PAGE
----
This essay first appeared on the website Novel Dialogue, our partner podcast for this month’s episodes, and is reprinted by permission, with our thanks. If you like what you read, head over to Noveldialogue.org to read and hear more.
“The novel wraps itself around you like a cocoon.”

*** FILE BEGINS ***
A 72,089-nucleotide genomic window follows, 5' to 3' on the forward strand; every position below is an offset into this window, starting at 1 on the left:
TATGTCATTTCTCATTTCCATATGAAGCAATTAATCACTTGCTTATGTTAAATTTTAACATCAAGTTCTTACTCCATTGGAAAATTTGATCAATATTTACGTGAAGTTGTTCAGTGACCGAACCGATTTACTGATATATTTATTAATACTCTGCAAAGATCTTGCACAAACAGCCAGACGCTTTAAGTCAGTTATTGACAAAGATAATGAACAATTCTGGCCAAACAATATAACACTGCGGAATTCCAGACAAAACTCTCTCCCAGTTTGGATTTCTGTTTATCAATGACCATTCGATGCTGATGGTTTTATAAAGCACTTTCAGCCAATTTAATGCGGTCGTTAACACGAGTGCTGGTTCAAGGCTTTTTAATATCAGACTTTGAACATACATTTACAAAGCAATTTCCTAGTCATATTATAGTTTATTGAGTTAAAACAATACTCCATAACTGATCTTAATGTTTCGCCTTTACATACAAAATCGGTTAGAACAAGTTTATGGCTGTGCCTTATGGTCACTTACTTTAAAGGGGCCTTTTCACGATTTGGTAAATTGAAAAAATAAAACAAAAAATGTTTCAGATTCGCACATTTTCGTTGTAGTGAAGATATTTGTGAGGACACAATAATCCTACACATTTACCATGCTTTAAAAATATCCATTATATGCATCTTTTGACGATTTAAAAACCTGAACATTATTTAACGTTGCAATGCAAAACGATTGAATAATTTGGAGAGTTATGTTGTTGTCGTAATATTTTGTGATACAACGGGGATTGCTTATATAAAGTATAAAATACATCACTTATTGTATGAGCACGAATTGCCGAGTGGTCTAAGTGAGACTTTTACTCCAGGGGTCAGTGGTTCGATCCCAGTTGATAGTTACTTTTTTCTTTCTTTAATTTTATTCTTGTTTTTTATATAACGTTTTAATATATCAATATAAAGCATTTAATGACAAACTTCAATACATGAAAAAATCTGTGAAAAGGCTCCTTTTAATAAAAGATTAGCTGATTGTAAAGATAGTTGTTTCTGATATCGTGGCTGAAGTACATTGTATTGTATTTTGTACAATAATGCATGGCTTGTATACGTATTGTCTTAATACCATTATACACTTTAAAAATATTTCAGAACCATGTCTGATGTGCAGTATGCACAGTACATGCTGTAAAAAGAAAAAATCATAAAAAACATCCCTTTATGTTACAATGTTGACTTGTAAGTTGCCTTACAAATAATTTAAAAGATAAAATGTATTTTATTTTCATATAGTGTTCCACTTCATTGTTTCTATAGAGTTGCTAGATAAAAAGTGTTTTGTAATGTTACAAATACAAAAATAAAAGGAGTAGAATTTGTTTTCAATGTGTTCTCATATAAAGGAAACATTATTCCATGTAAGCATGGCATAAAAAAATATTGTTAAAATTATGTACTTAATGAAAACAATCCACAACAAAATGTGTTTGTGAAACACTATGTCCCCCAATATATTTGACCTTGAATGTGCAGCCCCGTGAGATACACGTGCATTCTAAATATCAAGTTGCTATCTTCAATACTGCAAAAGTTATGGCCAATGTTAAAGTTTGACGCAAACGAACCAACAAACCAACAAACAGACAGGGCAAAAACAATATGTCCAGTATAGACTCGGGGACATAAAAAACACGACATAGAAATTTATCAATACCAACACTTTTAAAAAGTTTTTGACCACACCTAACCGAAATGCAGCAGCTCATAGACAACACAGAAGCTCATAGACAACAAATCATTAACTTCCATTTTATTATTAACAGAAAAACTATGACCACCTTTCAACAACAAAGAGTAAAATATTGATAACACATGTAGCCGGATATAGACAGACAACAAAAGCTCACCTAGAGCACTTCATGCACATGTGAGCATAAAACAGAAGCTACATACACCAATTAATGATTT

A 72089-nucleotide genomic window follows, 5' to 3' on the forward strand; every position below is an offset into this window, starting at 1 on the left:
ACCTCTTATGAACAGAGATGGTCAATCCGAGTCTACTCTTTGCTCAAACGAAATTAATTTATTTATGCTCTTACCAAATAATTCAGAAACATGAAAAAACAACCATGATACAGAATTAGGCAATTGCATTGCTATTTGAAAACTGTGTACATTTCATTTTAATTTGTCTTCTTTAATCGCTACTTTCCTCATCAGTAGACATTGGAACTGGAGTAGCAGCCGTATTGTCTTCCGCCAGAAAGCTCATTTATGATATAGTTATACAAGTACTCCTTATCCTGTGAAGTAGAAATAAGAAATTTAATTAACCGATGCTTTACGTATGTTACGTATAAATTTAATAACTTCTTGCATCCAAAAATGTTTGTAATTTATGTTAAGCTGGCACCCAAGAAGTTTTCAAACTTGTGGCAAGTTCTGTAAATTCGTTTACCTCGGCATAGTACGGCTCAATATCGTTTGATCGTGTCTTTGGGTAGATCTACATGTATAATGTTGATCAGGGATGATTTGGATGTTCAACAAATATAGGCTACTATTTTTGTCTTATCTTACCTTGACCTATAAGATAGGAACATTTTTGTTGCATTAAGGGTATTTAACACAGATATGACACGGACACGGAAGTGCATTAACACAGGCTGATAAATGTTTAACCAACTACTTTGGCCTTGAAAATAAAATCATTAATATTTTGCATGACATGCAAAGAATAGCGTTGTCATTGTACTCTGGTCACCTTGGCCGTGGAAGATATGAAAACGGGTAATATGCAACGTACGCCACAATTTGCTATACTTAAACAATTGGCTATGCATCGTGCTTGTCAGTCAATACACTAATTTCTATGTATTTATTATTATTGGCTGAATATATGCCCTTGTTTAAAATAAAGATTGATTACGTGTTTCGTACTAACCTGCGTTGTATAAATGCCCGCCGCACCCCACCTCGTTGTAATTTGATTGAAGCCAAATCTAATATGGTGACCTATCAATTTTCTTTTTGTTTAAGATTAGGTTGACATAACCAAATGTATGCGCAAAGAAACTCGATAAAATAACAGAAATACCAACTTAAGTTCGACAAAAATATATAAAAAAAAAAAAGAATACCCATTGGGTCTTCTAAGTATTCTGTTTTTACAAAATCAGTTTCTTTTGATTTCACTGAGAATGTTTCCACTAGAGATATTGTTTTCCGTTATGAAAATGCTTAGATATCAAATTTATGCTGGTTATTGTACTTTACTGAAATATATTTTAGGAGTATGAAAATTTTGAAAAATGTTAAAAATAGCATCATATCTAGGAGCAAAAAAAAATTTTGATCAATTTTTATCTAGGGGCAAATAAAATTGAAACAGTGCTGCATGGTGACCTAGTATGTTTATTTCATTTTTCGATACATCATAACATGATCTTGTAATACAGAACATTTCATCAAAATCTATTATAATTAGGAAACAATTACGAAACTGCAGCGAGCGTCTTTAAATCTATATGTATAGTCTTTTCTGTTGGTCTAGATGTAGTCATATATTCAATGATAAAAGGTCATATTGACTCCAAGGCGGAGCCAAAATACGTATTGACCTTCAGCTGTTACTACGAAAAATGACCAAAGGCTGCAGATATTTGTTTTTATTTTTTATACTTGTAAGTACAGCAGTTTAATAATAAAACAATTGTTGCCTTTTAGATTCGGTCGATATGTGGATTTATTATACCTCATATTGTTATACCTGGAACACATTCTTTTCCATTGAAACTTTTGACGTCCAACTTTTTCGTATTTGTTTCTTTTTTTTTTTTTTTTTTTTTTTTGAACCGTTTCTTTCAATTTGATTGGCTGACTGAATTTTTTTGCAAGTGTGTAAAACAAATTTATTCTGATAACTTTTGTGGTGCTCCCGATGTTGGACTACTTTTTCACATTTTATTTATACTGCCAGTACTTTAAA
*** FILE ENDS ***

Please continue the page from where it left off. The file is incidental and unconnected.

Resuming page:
In last week’s RtB, Jennifer Egan speaks of Samuel Richardson’s Clarissa (1747) and wonders at the 18th century author’s ability to sustain a creative exploration over “many thousands of pages.” At this prompting, I have been thinking a lot about novels that refuse to let you go. I’ll never forget how Cynthia Wall first introduced Clarissa to our graduate seminar: “you don’t read through Clarissa, you sink into Clarissa. The novel wraps itself around you like a cocoon or being trapped in a web.” Her description was apt. I remember reading for hours at a time, making excruciatingly slow progress through densely packed, oversized pages with teensy font. But I was ensnared by the text’s progress, just as trapped and frustrated as Clarissa herself, and I couldn’t stop reading. I met Lovelaces and Clarissas in the people around me; my emails and texts took on an epistolary verbosity; I dreamt of being unheard, imprisoned, tricked, assaulted; I felt an unfamiliar impulse to write a will and research casket designs.Continue reading “Jennifer Egan, Reverberator”